|As Republicans wrestle with conferencing the Tax Cuts and Jobs Act of 2017 to the ground, we reflect on a core constituency of GOP tax policy: the business community. American business is anything but a monolith, making it difficult for Republicans to walk a tightrope and keep the many facets of commerce happy.
A drill-down on how the tax bill drafting was done and the implications for the major facets, below.
The small business lobby has actively influenced the Republican tax writing process. Of particular concern to small businesses are proposed changes to pass through taxation. Changes in passthrough provisions will have a substantial impact on the lives of Americans — 95 percent of American businesses are registered as passthroughs, although most passthrough income goes to the top one percent of earners.
House: The National Federation of Independent Businesses (NFIB) slammed the first version of the House bill released early last month. The House version dropped the pass through tax rate to 25 percent, but subjected this income to the “70/30 rule,” which would only allow 30 percent of pass through income to qualify for the lowered rate (the remaining 70 percent would be subject to top marginal individual tax rate). In the face of pressure, Ways and Means Chair Kevin Brady backpedalled and introduced an amendment that would phase in a nine percent rate for businesses that earn less than $75,000, eventually winning the NFIB’s support.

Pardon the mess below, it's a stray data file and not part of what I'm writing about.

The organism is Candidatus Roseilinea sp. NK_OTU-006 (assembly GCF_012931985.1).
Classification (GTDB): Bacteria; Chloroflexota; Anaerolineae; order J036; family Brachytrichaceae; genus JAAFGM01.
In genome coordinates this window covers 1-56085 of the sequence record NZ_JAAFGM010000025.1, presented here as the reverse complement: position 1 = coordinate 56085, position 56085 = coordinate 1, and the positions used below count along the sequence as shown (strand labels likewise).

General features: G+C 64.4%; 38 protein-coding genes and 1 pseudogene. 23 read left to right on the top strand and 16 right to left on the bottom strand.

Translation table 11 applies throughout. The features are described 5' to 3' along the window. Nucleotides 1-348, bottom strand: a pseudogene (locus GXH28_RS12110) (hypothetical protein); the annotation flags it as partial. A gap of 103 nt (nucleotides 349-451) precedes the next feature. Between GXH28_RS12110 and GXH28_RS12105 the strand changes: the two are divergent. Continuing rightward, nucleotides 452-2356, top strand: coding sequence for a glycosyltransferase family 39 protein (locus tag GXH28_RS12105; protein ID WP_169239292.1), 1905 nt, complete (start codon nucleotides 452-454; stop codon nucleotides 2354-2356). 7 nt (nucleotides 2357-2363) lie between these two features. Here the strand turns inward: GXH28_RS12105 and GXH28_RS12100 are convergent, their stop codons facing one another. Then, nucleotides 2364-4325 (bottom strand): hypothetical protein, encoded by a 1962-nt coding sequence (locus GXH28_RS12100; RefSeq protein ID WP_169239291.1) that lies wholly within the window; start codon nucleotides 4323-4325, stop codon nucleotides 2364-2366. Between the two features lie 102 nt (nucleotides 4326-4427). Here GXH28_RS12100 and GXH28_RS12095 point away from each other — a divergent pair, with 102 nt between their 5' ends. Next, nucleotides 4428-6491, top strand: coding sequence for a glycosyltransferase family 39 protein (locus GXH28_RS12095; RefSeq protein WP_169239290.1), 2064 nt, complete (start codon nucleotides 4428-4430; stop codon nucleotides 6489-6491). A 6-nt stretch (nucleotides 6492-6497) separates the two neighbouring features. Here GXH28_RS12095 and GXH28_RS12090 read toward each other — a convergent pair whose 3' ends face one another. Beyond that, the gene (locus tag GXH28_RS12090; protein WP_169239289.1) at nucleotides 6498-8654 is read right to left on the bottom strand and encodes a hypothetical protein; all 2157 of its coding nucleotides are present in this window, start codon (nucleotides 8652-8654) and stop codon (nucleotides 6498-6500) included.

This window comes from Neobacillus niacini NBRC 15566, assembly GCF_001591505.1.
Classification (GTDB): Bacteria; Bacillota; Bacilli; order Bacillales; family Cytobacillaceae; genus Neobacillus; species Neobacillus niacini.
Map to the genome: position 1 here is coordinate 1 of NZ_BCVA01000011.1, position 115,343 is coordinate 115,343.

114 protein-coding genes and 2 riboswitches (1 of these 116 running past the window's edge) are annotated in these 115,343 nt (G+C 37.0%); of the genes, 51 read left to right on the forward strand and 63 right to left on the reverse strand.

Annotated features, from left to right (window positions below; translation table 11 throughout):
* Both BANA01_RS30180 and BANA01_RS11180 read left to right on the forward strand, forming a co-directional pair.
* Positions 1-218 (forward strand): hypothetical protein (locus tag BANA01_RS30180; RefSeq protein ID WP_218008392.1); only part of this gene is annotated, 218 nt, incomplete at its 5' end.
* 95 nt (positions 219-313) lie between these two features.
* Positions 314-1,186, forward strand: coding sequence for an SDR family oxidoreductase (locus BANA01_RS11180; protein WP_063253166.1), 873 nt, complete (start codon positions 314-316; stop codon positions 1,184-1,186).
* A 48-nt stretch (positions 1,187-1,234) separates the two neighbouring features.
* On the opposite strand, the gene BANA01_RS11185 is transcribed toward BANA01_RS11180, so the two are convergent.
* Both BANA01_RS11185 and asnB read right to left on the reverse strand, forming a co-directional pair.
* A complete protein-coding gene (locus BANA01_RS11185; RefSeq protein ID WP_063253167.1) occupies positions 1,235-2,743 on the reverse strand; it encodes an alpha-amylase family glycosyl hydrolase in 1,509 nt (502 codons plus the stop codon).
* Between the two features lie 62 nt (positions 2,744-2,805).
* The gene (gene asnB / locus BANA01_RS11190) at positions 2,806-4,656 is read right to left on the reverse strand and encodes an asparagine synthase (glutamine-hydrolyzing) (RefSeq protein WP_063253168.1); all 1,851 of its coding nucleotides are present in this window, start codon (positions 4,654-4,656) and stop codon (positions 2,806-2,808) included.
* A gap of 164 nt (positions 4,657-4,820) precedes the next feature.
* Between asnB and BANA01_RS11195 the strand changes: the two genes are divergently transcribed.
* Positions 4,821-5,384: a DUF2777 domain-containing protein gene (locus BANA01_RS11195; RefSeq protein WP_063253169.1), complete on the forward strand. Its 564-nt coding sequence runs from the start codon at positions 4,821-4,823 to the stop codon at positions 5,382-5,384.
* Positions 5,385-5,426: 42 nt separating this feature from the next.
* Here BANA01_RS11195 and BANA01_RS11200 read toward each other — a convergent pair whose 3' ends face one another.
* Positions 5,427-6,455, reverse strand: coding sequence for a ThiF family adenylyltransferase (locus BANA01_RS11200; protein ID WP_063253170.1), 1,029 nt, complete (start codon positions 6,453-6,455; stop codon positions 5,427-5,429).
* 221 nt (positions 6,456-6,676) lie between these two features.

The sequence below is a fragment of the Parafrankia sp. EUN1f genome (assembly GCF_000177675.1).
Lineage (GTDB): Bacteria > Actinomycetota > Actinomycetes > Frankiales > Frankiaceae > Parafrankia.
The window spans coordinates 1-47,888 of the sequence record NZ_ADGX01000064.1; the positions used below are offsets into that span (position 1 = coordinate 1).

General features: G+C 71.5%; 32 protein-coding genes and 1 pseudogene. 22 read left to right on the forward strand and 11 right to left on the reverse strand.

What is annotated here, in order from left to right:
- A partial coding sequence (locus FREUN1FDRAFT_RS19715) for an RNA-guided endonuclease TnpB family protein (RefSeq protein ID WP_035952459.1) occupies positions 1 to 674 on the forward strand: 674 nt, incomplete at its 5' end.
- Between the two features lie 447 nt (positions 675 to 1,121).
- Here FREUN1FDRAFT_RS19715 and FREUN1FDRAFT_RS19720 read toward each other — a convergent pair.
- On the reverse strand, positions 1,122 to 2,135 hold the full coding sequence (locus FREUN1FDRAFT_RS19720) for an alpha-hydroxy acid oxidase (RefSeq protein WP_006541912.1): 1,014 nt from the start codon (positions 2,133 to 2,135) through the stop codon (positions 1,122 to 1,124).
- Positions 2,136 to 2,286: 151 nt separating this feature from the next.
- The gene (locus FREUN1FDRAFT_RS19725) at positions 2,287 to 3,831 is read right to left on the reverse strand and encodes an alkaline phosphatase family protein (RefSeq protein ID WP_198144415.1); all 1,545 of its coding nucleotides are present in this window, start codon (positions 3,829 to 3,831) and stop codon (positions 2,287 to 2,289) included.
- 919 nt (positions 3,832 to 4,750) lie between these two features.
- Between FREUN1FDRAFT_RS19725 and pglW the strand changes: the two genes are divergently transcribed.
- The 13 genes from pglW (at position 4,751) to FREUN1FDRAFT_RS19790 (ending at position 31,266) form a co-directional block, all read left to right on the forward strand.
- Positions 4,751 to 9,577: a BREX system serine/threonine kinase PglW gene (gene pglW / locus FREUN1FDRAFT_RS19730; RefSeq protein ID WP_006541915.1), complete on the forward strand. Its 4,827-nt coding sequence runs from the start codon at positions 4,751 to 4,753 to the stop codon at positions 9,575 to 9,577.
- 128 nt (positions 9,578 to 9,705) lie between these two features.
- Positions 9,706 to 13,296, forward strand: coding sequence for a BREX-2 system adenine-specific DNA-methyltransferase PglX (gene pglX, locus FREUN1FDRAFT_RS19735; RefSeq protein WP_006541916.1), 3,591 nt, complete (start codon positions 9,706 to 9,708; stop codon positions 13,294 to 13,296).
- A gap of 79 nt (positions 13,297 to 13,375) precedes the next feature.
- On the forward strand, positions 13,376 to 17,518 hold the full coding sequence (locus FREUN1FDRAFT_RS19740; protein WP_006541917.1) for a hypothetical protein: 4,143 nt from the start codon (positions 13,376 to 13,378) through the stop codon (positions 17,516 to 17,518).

Senate — Passthrough taxation was no less dramatic in the Senate where Ron Johnson (R-WI) became the first Republican holdout on the bill, claiming it unfairly benefited large corporations at the expense of small business. Sen. Daines (R-MT) soon joined Sen. Johnson in opposition on the grounds that small business was inadequately helped by the Senate version of the bill. The two Senators were able to extract significant concessions for small businesses, increasing the passthrough tax deduction from 17 to 23 percent.
While both bills are a win for passthrough entities, small business groups are especially pleased with efforts in the Senate. After the 70/30 rule is applied, the effective passthrough rate under the House bill would be 35.2 percent compared to the Senate bill’s 29.6 percent. Earlier this week NFIB President Janita Duggan issued a statement detailing the organization’s support of the bill, urging “House and Senate to reconcile their respective plans quickly so the President can sign tax reform into law this year.” Expect lawmakers to come down closer to the Senate’s approach to pass through taxation.
Sectoral Winners and Losers
As advertised, the big winners of the Republican tax sweepstakes are American corporations of all stripes. Some corporations, however, win more bigly than others. From the onset, tax reform has been bound up with Republican culture war issues. While this has mostly played out on the individual side with the battle over state and local taxes in blue states like New York and California and teachers and students losing out at the expense of the wealthy, corporate favoritism also made it through the Senate.
Multinationals — Large, multinational firms have a lot to like in a Republican tax bill that would lower the corporate tax rate to 20 percent and shift the United States to a territorial tax system. How much any individual firm likes the bill, however, will vary depending on its size and structure. Some in the small business community are concerned that these potential gains for large multinationals will come at the expense of smaller domestic firms.